CHESTER, Pa. -- Late in the first half of Saturday’s game against the Chicago Fire, Philadelphia Union midfielder Ilsinho had the ball at his feet, facing the goal, two Chicago players blocking his path.
The easy play at that point would have been to turn and pass the ball back to Keegan Rosenberry, positioned along the sideline as an outlet. Instead, Ilsinho took on both players, pulling off an elastico followed by a nutmeg to get himself free near the end line, before playing a perfect cross that could have easily resulted in a goal.
It was a dazzling display of individual brilliance that seemed to shock many of those in attendance at Toyota Park and watching the game at home.
But it was not at all surprising to his coaches and teammates, who see Ilsinho pull off stunts like that every day in practice.
“I can’t teach what he does,” Union head coach Jim Curtin said. “That’s in the Brazilian blood, I guess you would say. He does that on a consistent basis. Sometimes guys pull off these plays in games and it’s a one-off thing. But he does it at a clip where a coach will never second-guess it.”
Perhaps it is the Brazilian blood. When asked about those moves, Ilsinho said through a translator he’s been “doing it for a long time, since I was in the academy in Brazil.” He cited Rivellino -- the Brazilian legend who is credited with perfecting the “flip flap,” or elastico dribble -- as one of his big influences and who he “got it from” while watching highlights on TV.
He’s had a few memorable moves like that in his career, including one he recalled off the top of his head from a 2006 game with São Paulo. But he insists it’s not something he thinks about during a game.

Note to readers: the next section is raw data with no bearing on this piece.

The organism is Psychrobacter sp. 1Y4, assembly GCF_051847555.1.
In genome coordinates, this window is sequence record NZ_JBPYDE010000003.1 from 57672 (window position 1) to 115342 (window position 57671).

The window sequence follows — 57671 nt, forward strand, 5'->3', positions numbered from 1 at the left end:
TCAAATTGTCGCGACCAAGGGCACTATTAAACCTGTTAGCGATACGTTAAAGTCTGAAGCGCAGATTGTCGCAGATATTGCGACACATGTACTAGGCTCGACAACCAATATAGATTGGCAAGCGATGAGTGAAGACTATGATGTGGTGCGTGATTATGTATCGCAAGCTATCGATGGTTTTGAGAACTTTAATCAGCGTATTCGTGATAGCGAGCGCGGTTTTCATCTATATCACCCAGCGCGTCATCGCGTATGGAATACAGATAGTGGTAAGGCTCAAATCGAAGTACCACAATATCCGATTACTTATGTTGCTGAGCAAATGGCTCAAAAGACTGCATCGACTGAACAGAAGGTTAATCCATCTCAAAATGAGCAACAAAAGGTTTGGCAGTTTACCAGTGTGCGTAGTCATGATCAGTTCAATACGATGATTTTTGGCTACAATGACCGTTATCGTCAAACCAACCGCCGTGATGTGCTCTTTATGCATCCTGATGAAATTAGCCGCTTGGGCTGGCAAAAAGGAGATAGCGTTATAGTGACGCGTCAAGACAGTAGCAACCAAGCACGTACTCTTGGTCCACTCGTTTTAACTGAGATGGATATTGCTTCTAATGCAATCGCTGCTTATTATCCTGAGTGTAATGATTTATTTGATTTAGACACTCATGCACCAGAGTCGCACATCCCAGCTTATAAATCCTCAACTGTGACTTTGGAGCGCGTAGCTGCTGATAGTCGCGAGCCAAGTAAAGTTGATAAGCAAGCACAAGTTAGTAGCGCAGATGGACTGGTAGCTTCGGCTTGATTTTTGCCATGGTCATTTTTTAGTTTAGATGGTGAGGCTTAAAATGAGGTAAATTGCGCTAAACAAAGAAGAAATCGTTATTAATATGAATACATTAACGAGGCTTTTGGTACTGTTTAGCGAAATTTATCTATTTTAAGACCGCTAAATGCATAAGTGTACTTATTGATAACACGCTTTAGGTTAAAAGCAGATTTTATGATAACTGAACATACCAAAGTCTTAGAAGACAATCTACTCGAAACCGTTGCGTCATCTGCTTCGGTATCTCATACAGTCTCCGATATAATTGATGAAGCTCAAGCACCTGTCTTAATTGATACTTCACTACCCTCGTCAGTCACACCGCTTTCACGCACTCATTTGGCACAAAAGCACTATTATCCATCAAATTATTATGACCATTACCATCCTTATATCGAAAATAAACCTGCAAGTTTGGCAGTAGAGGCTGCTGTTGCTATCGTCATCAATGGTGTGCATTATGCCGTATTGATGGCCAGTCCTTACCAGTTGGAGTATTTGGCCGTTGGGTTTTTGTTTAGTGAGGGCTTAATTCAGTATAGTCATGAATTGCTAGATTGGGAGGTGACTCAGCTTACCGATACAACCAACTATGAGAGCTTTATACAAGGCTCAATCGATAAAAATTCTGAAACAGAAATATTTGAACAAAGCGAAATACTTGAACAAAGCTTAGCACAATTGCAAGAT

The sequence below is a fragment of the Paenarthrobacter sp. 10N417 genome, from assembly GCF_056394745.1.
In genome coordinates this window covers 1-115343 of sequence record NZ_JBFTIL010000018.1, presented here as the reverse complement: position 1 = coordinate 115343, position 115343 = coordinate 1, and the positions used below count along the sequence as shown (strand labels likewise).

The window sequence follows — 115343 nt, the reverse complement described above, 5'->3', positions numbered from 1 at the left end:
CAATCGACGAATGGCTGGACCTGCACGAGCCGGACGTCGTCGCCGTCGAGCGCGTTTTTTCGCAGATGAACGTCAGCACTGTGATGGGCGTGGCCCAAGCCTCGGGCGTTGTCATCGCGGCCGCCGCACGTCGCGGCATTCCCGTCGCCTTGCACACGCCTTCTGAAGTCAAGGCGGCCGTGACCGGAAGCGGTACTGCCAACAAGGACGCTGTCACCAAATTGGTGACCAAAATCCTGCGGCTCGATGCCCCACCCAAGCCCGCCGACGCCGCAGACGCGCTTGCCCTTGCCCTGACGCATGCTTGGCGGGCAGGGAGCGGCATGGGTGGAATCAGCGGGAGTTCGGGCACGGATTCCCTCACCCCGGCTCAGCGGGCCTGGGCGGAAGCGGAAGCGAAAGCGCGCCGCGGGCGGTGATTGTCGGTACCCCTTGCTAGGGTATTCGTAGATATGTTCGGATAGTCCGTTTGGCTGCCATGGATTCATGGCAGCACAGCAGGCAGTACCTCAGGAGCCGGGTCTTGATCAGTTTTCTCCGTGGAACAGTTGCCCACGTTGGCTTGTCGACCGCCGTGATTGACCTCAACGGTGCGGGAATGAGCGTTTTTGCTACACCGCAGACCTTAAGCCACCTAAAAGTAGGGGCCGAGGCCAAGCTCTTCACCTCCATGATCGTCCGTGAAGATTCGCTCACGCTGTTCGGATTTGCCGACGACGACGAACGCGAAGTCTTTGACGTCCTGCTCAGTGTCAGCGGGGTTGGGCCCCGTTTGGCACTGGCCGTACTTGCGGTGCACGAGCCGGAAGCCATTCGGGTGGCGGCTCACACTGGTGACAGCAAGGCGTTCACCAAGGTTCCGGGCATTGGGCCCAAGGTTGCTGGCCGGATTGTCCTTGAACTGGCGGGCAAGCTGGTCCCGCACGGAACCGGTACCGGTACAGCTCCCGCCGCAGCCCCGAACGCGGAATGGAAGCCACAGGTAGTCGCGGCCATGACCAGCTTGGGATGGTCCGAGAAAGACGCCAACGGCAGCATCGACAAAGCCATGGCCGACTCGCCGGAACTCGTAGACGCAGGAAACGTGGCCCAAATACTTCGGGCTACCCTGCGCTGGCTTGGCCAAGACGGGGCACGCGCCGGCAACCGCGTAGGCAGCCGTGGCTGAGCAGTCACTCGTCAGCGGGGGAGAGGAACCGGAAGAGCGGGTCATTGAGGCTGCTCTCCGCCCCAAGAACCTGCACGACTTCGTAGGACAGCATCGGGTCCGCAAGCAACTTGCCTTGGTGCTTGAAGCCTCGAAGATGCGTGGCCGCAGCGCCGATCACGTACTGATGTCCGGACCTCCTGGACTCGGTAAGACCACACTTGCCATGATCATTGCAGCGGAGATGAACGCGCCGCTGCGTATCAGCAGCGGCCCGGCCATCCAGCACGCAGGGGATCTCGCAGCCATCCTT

“If it happens in a game, it happens in a game,” Ilsinho said. “It’s in the moment. I never plan before the game, ‘Oh, I’m going to do this move.’ It’s always on the spot.”
While Ilsinho may have some flashy moves in his repertoire, he is certainly not a showboat. Curtin called him a “humble person” and a “leader” who’d been eagerly diving into his English classes while serving as a mentor to the Union’s younger players (even if it still sometimes includes 'megging them in practice).
And during games, the first-year MLS player is capable of using his dribbling skills to turn nothing into something and set his teammates up with scoring chances they might not normally get.
“The danger is that I don’t want our guys to get into the mindset of giving him the ball and just watching,” Curtin said. “Sometimes that will happen. Guys will roll him the ball and say, ‘Good luck,’ and he’ll get himself out of a tight space. They have to realize when they do give him a ball, chances are he’s gonna beat the first man and get a cross in or a shot. So they have to be ready at all times and expect the unexpected with him, because he sees the game differently.”
One thing is for sure: Teammates and fans alike are enjoying all that Ilsinho has brought to this team in the short period of time he's been there. And they expect his eye-popping moves to continue the rest of the season, starting with Friday night’s showdown with fellow Brazilian Kaká and Orlando City at Talen Energy Stadium (7pm ET, UniMás).
“It’s nuts,” said teammate and translator Leo Fernandes, who grew up looking up to both Kaká and Ilsinho. “You see him do a snake and then he 'megs a guy -- that’s crazy. You just can’t wait to see the video after the game. It’s pretty cool. It was all over the place on Twitter.
“One against two, and he gets away with it,” he added, shaking his head in disbelief. “But he does that every day in practice.”